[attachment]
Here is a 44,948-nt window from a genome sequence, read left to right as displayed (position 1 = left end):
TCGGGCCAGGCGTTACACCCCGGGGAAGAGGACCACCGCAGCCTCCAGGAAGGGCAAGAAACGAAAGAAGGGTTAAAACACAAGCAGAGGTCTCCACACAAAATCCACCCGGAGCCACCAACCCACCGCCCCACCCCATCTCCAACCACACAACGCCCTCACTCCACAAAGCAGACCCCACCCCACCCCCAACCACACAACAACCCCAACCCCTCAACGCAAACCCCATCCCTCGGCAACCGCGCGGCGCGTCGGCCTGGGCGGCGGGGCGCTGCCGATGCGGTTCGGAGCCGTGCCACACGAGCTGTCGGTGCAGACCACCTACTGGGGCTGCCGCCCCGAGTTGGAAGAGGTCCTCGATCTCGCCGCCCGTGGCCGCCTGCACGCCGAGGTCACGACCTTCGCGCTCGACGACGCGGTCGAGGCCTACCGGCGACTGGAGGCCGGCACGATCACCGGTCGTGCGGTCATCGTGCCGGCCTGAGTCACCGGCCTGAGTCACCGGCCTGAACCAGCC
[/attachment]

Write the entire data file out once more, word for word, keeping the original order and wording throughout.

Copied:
Here is a 44,948-nt window from a genome sequence, read left to right as displayed (position 1 = left end):
TCGGGCCAGGCGTTACACCCCGGGGAAGAGGACCACCGCAGCCTCCAGGAAGGGCAAGAAACGAAAGAAGGGTTAAAACACAAGCAGAGGTCTCCACACAAAATCCACCCGGAGCCACCAACCCACCGCCCCACCCCATCTCCAACCACACAACGCCCTCACTCCACAAAGCAGACCCCACCCCACCCCCAACCACACAACAACCCCAACCCCTCAACGCAAACCCCATCCCTCGGCAACCGCGCGGCGCGTCGGCCTGGGCGGCGGGGCGCTGCCGATGCGGTTCGGAGCCGTGCCACACGAGCTGTCGGTGCAGACCACCTACTGGGGCTGCCGCCCCGAGTTGGAAGAGGTCCTCGATCTCGCCGCCCGTGGCCGCCTGCACGCCGAGGTCACGACCTTCGCGCTCGACGACGCGGTCGAGGCCTACCGGCGACTGGAGGCCGGCACGATCACCGGTCGTGCGGTCATCGTGCCGGCCTGAGTCACCGGCCTGAGTCACCGGCCTGAACCAGCC